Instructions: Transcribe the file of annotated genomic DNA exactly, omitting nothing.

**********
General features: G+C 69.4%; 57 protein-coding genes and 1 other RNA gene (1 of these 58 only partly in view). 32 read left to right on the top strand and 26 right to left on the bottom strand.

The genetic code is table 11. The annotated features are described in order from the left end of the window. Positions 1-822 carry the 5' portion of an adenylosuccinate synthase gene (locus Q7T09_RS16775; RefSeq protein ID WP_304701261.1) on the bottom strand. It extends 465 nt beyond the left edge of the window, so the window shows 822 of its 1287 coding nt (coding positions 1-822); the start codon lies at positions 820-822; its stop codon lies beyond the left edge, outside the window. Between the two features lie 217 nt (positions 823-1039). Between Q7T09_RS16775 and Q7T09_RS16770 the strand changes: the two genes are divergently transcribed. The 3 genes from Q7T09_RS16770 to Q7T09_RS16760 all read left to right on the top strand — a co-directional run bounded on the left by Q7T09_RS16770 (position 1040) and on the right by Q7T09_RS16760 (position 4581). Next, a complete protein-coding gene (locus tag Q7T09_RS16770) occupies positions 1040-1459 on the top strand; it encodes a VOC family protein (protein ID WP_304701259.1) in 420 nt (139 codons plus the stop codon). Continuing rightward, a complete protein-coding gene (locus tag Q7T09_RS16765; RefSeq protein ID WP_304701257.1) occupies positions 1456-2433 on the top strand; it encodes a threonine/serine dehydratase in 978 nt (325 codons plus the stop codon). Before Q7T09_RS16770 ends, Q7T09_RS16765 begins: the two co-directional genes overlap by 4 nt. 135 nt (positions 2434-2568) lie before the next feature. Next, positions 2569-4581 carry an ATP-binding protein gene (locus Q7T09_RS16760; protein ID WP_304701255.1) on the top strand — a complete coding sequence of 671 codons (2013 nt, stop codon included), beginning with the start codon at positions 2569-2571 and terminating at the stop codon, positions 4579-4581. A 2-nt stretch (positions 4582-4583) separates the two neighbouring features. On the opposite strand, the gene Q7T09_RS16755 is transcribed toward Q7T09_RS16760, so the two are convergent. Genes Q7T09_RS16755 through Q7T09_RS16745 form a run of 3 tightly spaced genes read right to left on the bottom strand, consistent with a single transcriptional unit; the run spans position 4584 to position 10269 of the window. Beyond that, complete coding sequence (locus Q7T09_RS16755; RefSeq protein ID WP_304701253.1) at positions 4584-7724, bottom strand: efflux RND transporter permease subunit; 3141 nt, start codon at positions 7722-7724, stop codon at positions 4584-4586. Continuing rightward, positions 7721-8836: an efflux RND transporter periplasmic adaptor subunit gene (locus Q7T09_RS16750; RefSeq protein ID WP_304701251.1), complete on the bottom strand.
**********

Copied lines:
General features: G+C 69.4%; 57 protein-coding genes and 1 other RNA gene (1 of these 58 only partly in view). 32 read left to right on the top strand and 26 right to left on the bottom strand.

The genetic code is table 11. The annotated features are described in order from the left end of the window. Positions 1-822 carry the 5' portion of an adenylosuccinate synthase gene (locus Q7T09_RS16775; RefSeq protein ID WP_304701261.1) on the bottom strand. It extends 465 nt beyond the left edge of the window, so the window shows 822 of its 1287 coding nt (coding positions 1-822); the start codon lies at positions 820-822; its stop codon lies beyond the left edge, outside the window. Between the two features lie 217 nt (positions 823-1039). Between Q7T09_RS16775 and Q7T09_RS16770 the strand changes: the two genes are divergently transcribed. The 3 genes from Q7T09_RS16770 to Q7T09_RS16760 all read left to right on the top strand — a co-directional run bounded on the left by Q7T09_RS16770 (position 1040) and on the right by Q7T09_RS16760 (position 4581). Next, a complete protein-coding gene (locus tag Q7T09_RS16770) occupies positions 1040-1459 on the top strand; it encodes a VOC family protein (protein ID WP_304701259.1) in 420 nt (139 codons plus the stop codon). Continuing rightward, a complete protein-coding gene (locus tag Q7T09_RS16765; RefSeq protein ID WP_304701257.1) occupies positions 1456-2433 on the top strand; it encodes a threonine/serine dehydratase in 978 nt (325 codons plus the stop codon). Before Q7T09_RS16770 ends, Q7T09_RS16765 begins: the two co-directional genes overlap by 4 nt. 135 nt (positions 2434-2568) lie before the next feature. Next, positions 2569-4581 carry an ATP-binding protein gene (locus Q7T09_RS16760; protein ID WP_304701255.1) on the top strand — a complete coding sequence of 671 codons (2013 nt, stop codon included), beginning with the start codon at positions 2569-2571 and terminating at the stop codon, positions 4579-4581. A 2-nt stretch (positions 4582-4583) separates the two neighbouring features. On the opposite strand, the gene Q7T09_RS16755 is transcribed toward Q7T09_RS16760, so the two are convergent. Genes Q7T09_RS16755 through Q7T09_RS16745 form a run of 3 tightly spaced genes read right to left on the bottom strand, consistent with a single transcriptional unit; the run spans position 4584 to position 10269 of the window. Beyond that, complete coding sequence (locus Q7T09_RS16755; RefSeq protein ID WP_304701253.1) at positions 4584-7724, bottom strand: efflux RND transporter permease subunit; 3141 nt, start codon at positions 7722-7724, stop codon at positions 4584-4586. Continuing rightward, positions 7721-8836: an efflux RND transporter periplasmic adaptor subunit gene (locus Q7T09_RS16750; RefSeq protein ID WP_304701251.1), complete on the bottom strand.